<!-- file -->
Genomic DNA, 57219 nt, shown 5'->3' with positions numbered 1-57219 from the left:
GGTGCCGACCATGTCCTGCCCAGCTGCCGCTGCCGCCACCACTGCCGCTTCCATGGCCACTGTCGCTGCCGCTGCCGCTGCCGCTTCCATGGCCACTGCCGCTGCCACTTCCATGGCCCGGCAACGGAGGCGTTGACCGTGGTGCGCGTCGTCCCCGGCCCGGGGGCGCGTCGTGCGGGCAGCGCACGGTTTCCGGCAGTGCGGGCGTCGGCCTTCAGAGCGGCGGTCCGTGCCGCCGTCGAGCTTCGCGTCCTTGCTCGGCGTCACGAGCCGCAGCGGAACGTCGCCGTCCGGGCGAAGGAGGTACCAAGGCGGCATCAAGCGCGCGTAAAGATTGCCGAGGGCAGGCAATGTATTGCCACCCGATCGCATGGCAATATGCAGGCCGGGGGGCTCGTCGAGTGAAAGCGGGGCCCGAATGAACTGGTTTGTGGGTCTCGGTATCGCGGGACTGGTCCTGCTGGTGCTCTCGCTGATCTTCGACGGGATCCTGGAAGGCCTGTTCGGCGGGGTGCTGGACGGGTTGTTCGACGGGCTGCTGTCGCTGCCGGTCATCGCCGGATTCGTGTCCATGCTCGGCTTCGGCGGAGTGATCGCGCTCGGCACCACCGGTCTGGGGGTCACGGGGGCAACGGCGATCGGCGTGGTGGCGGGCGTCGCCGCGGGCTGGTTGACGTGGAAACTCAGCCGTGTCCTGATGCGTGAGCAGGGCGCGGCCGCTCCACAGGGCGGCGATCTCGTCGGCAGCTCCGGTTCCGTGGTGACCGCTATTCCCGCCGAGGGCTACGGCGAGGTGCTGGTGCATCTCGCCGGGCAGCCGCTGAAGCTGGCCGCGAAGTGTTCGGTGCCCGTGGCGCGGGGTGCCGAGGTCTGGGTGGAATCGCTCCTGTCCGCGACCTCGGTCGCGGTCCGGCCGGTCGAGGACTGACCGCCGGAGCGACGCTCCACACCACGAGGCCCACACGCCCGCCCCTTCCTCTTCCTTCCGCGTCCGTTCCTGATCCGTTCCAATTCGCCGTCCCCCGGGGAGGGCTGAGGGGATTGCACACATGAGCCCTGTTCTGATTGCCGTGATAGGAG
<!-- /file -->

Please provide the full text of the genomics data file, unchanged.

Genomic DNA, 57219 nt, shown 5'->3' with positions numbered 1-57219 from the left:
GGTGCCGACCATGTCCTGCCCAGCTGCCGCTGCCGCCACCACTGCCGCTTCCATGGCCACTGTCGCTGCCGCTGCCGCTGCCGCTTCCATGGCCACTGCCGCTGCCACTTCCATGGCCCGGCAACGGAGGCGTTGACCGTGGTGCGCGTCGTCCCCGGCCCGGGGGCGCGTCGTGCGGGCAGCGCACGGTTTCCGGCAGTGCGGGCGTCGGCCTTCAGAGCGGCGGTCCGTGCCGCCGTCGAGCTTCGCGTCCTTGCTCGGCGTCACGAGCCGCAGCGGAACGTCGCCGTCCGGGCGAAGGAGGTACCAAGGCGGCATCAAGCGCGCGTAAAGATTGCCGAGGGCAGGCAATGTATTGCCACCCGATCGCATGGCAATATGCAGGCCGGGGGGCTCGTCGAGTGAAAGCGGGGCCCGAATGAACTGGTTTGTGGGTCTCGGTATCGCGGGACTGGTCCTGCTGGTGCTCTCGCTGATCTTCGACGGGATCCTGGAAGGCCTGTTCGGCGGGGTGCTGGACGGGTTGTTCGACGGGCTGCTGTCGCTGCCGGTCATCGCCGGATTCGTGTCCATGCTCGGCTTCGGCGGAGTGATCGCGCTCGGCACCACCGGTCTGGGGGTCACGGGGGCAACGGCGATCGGCGTGGTGGCGGGCGTCGCCGCGGGCTGGTTGACGTGGAAACTCAGCCGTGTCCTGATGCGTGAGCAGGGCGCGGCCGCTCCACAGGGCGGCGATCTCGTCGGCAGCTCCGGTTCCGTGGTGACCGCTATTCCCGCCGAGGGCTACGGCGAGGTGCTGGTGCATCTCGCCGGGCAGCCGCTGAAGCTGGCCGCGAAGTGTTCGGTGCCCGTGGCGCGGGGTGCCGAGGTCTGGGTGGAATCGCTCCTGTCCGCGACCTCGGTCGCGGTCCGGCCGGTCGAGGACTGACCGCCGGAGCGACGCTCCACACCACGAGGCCCACACGCCCGCCCCTTCCTCTTCCTTCCGCGTCCGTTCCTGATCCGTTCCAATTCGCCGTCCCCCGGGGAGGGCTGAGGGGATTGCACACATGAGCCCTGTTCTGATTGCCGTGATAGGAG